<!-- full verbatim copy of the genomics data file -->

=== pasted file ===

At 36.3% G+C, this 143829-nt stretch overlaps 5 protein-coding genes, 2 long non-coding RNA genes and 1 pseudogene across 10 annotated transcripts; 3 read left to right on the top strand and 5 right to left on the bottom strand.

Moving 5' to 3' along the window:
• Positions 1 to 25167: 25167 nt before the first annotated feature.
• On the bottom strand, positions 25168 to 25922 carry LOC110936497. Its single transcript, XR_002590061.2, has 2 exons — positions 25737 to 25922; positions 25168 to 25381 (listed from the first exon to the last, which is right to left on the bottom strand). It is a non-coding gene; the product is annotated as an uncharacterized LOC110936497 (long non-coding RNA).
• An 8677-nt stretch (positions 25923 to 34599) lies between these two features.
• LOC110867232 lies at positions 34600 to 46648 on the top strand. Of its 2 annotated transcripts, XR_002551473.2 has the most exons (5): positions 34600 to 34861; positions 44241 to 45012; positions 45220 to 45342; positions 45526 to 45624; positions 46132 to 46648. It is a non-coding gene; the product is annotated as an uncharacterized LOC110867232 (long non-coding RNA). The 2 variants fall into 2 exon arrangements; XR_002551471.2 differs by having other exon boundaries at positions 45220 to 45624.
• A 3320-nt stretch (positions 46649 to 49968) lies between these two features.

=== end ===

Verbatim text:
At 36.3% G+C, this 143829-nt stretch overlaps 5 protein-coding genes, 2 long non-coding RNA genes and 1 pseudogene across 10 annotated transcripts; 3 read left to right on the top strand and 5 right to left on the bottom strand.

Moving 5' to 3' along the window:
• Positions 1 to 25167: 25167 nt before the first annotated feature.
• On the bottom strand, positions 25168 to 25922 carry LOC110936497. Its single transcript, XR_002590061.2, has 2 exons — positions 25737 to 25922; positions 25168 to 25381 (listed from the first exon to the last, which is right to left on the bottom strand). It is a non-coding gene; the product is annotated as an uncharacterized LOC110936497 (long non-coding RNA).
• An 8677-nt stretch (positions 25923 to 34599) lies between these two features.
• LOC110867232 lies at positions 34600 to 46648 on the top strand. Of its 2 annotated transcripts, XR_002551473.2 has the most exons (5): positions 34600 to 34861; positions 44241 to 45012; positions 45220 to 45342; positions 45526 to 45624; positions 46132 to 46648. It is a non-coding gene; the product is annotated as an uncharacterized LOC110867232 (long non-coding RNA). The 2 variants fall into 2 exon arrangements; XR_002551471.2 differs by having other exon boundaries at positions 45220 to 45624.
• A 3320-nt stretch (positions 46649 to 49968) lies between these two features.